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Suppose someone gave you a pen

The Power of Beauty

Why do we care so much about how we look? Because it matters. Because beauty is powerful. Because even when we learn to value people mostly for being kind and wise and funny, we are still moved by beauty. No matter how much we argue against it or pretend to be 1)immune, beauty 2)exerts its power over us. There is simply no escape.

爱要怎么说出口
  If only we’d never gone there, thought Alan. They were scrambling up the mountainside in the late afternoon heat. Alice was so tanned that she looked as if she had lived on the Mediterranean for months, while he, being fair, had turned a blotchy, peeling.
  阿兰心里想道:要是我们从未到过那个地方该多好啊。在下午后半晌的炎热中,他们向山坡上爬去。爱丽丝被晒得黑黝黝的,看上去就像在地中海上住过几个月似的;而阿兰原本细皮嫩肉,这时身上已经变得红一块白一块,脱了一层皮。
  He looked up at the mountainside, the path twisting upwards towards the cairn cross, the white heat bleaching the rock. Why on earth couldn’t they talk about it? Why couldn’t he even accuse her?
  他抬头向山坡望去,只见小路盘旋而上通向那个圆锥形十字石碑,炽热的阳光将岩石晒得发白。他们究竟为什么不能谈那件事?他为什么连责骂她都不能呢?
  He had thought it was going to be all right. But it was as if the heat had drained their love.
  他原以为一切都会好的,但好像酷热已经将他们的爱抽干。
  At home they had been so blissfully happy that he now realized it couldn’t have lasted. She comes to his school from the Midlands because her family had split up. An only child, living with her father, trying to look after him, lonely, depressed, anxious, she had come to Alan to be healed. At least, that’s what he liked to think. Had he healed her? No. Tom had, even though Alan loved her with all the passion. Now his hatred for both of them was as strong as his love.
  在家时,他们曾是多么幸福。现在他意识到那不会再继续下去了。由于家庭破裂,她从内陆来到他的学校。作为独生女,她和她的父亲住在一起,尽力去照顾他。她孤独无依、无精打采、愁眉苦脸,经常到阿兰那里去排除忧伤。至少他喜欢这样认为。他为她解忧了吗?没有。是汤姆,即使阿兰曾付出所有的激情爱着她。如今他对他们俩的爱就像他的恨一样强烈。 “Come on!”Alice had turned back to him, waving impatiently.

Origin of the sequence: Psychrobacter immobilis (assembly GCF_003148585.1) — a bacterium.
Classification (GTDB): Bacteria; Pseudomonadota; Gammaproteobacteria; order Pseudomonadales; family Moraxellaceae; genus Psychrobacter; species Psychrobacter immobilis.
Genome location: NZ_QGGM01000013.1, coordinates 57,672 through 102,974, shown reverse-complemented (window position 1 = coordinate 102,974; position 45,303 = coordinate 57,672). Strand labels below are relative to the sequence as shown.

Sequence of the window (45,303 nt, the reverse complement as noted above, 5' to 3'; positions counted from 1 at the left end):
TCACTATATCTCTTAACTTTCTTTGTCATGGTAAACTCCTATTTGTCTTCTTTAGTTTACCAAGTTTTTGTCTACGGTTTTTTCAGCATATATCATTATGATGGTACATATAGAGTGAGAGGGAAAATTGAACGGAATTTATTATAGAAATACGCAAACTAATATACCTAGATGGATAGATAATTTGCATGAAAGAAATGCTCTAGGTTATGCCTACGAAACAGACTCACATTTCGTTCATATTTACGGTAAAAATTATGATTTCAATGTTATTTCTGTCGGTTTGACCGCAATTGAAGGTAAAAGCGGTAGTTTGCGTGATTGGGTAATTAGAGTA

“跟上!”爱丽丝转身向他喊,不耐烦地挥着手。
  “Coming,”Alan looked at his watch. Five, The crickets would start singing soon. He walked on, the sweat pouring into his eyes. Knowing she had opened the bottle of mineral water. Would she let him catch up with her? An even greater misery seized him. It reminded him of the night he made himself drunk on the rough local wine his parents bought in the village. His heart had ached then, too, and his sense of loss had increased as he relived each minute of a day when Tom and Alice had seemed to draw closer and closer together.
  “来了。”阿兰看了看手表。已经5点了。蛐蛐儿马上就要开始鸣唱了。他继续向上走,汗水源源不断地流到了眼里。他知道她已经打开那瓶矿泉水。她会让他跟上她吗?一种更大的痛苦折磨着他。这使他想起那天晚上他用父母亲从村里买的粗制的当地酒将自己灌醉的情景,那时他的心也在发痛。每当他想起爱丽丝和汤姆越来越亲近的时候,他的失落感就会与日俱增。
  He walked faster. Here, a few miles away on the bare mountainside, there was arid space, and the olive groves, clustered in the stone-cluttered valleys below.
  他走得越来越快。他为山顶上那些中世纪的城堡而欢呼雀跃。放眼望去,离那座山几里远的地方有一块空地,在山谷的乱石丛中生长着一小片橄榄林。 “Come on!”
  “跟上!”
  “Coming.”
  “来了。”
  Alan strode doggedly on, looking down at his red, peeling legs, thinking of Tom’s strong, straight, brown ones.
  阿兰仍顽强地大步前行,他低头看了一眼自己被晒红的、脱了皮的两腿,想起了汤姆强健挺拔的棕色的双腿。
  Suddenly he had turned the corner by the stone shelter. He could see her waiting for him. If Tom were here, they would be together, mocking him, looking at each other, leaving him alone. As he strode self-consciously on Alan focused his mind on her.
  突然,他拐到石头后面一块隐蔽的地方。他看到她正在等他。如果汤姆也在这里的话,他们一定会站在一起嘲笑他,相互凝望着,把他丢在一边。当他拘谨地向前走的时候,他将注意力都集中在她的身上。
  “Where’re we going to camp?”She was sitting on an outcrop, her slim body supple and salt-caked. Her legs were swinging and he longed to run his hands over them. Instead he imagined Tom doing that and hot, angry tears filled his eyes.
  “我们到哪里去宿营?”她坐在一块突出的岩石上。她的苗条的身材丰满,咸咸的。她的腿在那里晃来晃去。他真想将自己的手在那上面滑动。而他却想象着汤姆那样做的情景。顿时,愤怒的泪水充满了他的眼睛。
  “Santa Caterina.”
  “圣卡塔林纳。”
  “What’s that?”
  “那是什么?”
  “It’s a deserted monastery, down in the valley. Amongst the fir trees. Over there—look, you can see it.”